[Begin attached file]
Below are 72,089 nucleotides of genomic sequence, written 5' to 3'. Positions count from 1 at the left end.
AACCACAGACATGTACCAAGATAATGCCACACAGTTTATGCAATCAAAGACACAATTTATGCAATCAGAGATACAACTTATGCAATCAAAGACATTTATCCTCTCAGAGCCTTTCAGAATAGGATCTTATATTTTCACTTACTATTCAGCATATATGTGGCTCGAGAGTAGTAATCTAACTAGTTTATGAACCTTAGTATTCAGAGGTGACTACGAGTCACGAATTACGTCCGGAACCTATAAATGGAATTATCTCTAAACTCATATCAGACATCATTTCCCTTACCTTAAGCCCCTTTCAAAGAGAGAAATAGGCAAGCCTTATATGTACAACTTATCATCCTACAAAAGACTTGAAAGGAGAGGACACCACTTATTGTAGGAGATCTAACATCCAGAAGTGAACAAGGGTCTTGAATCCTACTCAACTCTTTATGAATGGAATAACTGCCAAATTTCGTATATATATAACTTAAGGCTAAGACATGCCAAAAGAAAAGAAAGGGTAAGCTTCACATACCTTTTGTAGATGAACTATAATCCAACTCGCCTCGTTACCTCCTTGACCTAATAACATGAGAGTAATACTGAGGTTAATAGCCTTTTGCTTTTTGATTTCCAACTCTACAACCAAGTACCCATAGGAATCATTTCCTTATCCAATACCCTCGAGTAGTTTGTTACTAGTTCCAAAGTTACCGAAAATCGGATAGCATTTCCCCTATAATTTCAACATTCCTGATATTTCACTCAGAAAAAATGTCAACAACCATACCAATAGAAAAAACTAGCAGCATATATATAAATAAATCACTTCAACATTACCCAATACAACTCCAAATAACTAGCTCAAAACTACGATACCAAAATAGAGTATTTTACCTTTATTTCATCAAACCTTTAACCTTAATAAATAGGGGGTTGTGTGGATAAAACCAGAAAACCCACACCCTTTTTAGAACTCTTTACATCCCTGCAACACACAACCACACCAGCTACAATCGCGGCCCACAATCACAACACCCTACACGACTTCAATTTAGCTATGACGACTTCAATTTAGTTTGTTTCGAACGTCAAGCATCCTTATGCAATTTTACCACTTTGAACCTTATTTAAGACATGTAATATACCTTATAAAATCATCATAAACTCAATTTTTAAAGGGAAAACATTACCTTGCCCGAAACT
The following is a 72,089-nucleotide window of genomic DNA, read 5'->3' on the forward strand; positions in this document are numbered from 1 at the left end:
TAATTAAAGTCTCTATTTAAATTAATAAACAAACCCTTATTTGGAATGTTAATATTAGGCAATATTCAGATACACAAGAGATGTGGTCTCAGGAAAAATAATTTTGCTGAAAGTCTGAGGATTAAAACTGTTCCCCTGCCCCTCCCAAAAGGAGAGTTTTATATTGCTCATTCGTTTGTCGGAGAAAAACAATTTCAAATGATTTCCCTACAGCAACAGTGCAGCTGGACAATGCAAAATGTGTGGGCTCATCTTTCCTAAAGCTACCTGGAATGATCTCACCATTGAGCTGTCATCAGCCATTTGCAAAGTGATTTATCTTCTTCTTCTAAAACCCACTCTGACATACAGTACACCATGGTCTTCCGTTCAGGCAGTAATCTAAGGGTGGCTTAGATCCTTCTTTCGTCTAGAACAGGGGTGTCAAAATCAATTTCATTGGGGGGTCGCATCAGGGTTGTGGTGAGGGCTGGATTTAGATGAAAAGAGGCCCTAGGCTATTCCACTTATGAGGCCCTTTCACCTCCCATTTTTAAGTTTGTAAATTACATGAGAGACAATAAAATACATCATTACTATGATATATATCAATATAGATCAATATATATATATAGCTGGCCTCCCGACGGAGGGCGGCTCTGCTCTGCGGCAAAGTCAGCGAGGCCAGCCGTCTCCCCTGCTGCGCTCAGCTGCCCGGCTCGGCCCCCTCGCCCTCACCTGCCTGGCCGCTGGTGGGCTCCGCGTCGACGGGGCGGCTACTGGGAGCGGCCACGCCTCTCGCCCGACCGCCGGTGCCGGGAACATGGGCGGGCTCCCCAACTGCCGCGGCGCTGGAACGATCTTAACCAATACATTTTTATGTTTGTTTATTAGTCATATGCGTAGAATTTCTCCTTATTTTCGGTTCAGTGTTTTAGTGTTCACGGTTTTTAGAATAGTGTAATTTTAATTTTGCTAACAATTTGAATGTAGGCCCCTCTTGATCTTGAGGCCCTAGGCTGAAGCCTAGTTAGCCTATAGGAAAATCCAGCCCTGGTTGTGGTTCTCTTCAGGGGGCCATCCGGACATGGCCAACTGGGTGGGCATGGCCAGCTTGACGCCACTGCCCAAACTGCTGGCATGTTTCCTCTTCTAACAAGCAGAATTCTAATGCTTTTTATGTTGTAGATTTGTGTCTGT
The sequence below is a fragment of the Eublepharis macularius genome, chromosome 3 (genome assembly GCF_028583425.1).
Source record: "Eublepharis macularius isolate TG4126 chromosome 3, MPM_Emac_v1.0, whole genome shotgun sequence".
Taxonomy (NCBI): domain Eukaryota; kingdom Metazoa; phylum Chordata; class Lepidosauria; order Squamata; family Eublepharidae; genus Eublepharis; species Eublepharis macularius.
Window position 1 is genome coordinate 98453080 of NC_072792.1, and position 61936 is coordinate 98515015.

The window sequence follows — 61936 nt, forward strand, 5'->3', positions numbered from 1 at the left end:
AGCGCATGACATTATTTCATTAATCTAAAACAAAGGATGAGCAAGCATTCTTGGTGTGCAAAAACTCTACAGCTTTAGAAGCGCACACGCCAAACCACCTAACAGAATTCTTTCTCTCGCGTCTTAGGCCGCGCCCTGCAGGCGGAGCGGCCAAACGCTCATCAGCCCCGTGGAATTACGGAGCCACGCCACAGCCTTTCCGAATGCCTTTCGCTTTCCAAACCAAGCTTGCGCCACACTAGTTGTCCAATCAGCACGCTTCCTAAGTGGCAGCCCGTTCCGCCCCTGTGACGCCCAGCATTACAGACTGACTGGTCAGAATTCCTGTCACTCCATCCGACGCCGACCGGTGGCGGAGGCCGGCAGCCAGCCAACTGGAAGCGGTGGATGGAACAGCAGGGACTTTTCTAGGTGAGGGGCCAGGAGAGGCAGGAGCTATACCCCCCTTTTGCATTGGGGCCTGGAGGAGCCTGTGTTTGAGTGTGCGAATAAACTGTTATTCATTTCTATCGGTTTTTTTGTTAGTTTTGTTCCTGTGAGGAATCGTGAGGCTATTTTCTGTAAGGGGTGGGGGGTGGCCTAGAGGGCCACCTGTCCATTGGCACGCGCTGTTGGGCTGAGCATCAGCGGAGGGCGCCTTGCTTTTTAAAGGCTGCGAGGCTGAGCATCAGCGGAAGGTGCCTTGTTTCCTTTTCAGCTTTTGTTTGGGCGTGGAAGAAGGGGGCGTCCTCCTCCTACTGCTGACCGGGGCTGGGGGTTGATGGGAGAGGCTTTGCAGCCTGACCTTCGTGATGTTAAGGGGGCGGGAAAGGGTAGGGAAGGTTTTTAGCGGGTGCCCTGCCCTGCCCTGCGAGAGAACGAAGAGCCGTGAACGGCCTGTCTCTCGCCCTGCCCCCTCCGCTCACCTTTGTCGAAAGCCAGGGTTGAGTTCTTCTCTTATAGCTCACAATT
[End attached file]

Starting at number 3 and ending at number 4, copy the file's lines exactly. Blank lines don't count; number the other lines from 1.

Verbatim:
The following is a 72,089-nucleotide window of genomic DNA, read 5'->3' on the forward strand; positions in this document are numbered from 1 at the left end:
TAATTAAAGTCTCTATTTAAATTAATAAACAAACCCTTATTTGGAATGTTAATATTAGGCAATATTCAGATACACAAGAGATGTGGTCTCAGGAAAAATAATTTTGCTGAAAGTCTGAGGATTAAAACTGTTCCCCTGCCCCTCCCAAAAGGAGAGTTTTATATTGCTCATTCGTTTGTCGGAGAAAAACAATTTCAAATGATTTCCCTACAGCAACAGTGCAGCTGGACAATGCAAAATGTGTGGGCTCATCTTTCCTAAAGCTACCTGGAATGATCTCACCATTGAGCTGTCATCAGCCATTTGCAAAGTGATTTATCTTCTTCTTCTAAAACCCACTCTGACATACAGTACACCATGGTCTTCCGTTCAGGCAGTAATCTAAGGGTGGCTTAGATCCTTCTTTCGTCTAGAACAGGGGTGTCAAAATCAATTTCATTGGGGGGTCGCATCAGGGTTGTGGTGAGGGCTGGATTTAGATGAAAAGAGGCCCTAGGCTATTCCACTTATGAGGCCCTTTCACCTCCCATTTTTAAGTTTGTAAATTACATGAGAGACAATAAAATACATCATTACTATGATATATATCAATATAGATCAATATATATATATAGCTGGCCTCCCGACGGAGGGCGGCTCTGCTCTGCGGCAAAGTCAGCGAGGCCAGCCGTCTCCCCTGCTGCGCTCAGCTGCCCGGCTCGGCCCCCTCGCCCTCACCTGCCTGGCCGCTGGTGGGCTCCGCGTCGACGGGGCGGCTACTGGGAGCGGCCACGCCTCTCGCCCGACCGCCGGTGCCGGGAACATGGGCGGGCTCCCCAACTGCCGCGGCGCTGGAACGATCTTAACCAATACATTTTTATGTTTGTTTATTAGTCATATGCGTAGAATTTCTCCTTATTTTCGGTTCAGTGTTTTAGTGTTCACGGTTTTTAGAATAGTGTAATTTTAATTTTGCTAACAATTTGAATGTAGGCCCCTCTTGATCTTGAGGCCCTAGGCTGAAGCCTAGTTAGCCTATAGGAAAATCCAGCCCTGGTTGTGGTTCTCTTCAGGGGGCCATCCGGACATGGCCAACTGGGTGGGCATGGCCAGCTTGACGCCACTGCCCAAACTGCTGGCATGTTTCCTCTTCTAACAAGCAGAATTCTAATGCTTTTTATGTTGTAGATTTGTGTCTGT